Here ya go - from Wikipedia
A Swiss-system tournament is a commonly used type of tournament where players or teams need to be paired to face each other for several rounds of competition. This type of tournament was first used in a Zurich chess tournament in 1895, hence the name "Swiss system". The Swiss system is used when there are too many players to play a round-robin tournament. It is also preferable to an elimination tournament if all of the players can play at the same time (e.g. as in chess but not in tennis, due to a limited number of tennis courts).
For the rest of the article, we will use the term player to refer to the parties involved. A team may be considered as a player when teams are playing against other teams.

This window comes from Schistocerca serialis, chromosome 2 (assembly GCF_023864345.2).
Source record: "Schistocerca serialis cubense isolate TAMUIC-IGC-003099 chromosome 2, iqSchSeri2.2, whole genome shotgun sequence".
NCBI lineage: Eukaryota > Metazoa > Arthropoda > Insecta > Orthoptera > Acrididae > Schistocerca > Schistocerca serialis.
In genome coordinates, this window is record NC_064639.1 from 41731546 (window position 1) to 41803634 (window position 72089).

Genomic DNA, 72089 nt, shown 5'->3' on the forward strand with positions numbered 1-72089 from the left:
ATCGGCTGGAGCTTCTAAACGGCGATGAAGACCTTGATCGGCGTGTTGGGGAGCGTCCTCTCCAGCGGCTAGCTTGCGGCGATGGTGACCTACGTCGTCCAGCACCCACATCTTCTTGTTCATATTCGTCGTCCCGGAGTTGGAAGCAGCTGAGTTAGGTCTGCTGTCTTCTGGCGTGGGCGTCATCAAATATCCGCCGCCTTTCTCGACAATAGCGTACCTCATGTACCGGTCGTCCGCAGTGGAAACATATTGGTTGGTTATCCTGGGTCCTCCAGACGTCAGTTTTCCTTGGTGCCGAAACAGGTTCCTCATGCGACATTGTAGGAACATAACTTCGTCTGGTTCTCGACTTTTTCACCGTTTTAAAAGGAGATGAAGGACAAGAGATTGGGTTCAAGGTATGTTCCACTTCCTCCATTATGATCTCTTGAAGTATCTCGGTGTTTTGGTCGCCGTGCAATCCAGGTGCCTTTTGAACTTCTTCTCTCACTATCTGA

A Swiss tournament goes for a predetermined number of rounds, with all of the players taking part in each round. In each round two players compete head-to-head. All players participate in the entire tournament – none are eliminated. The winner (and top places) of the tournament is based on the final scores of the players. The final score is based on the number of points they accumulated for each round. In some competitions, one point is awarded to the winner of a round; in others, a number of points can be earned each round.
The principle of a Swiss tournament is that each player will be pitted against another player who has done as well (or poorly) as him or herself. For the first round, players are paired either according to some pattern or randomly (according to common practice in that type of game or sport). For subsequent rounds, players are sorted according to their cumulative scores and players are assigned opponents that have the same or similar score to that point. One proviso is that the same players never oppose each other twice. There may be adjustments made to the natural order. For instance, in chess the pairings may be changed to equalize the number of times a player has been White and Black.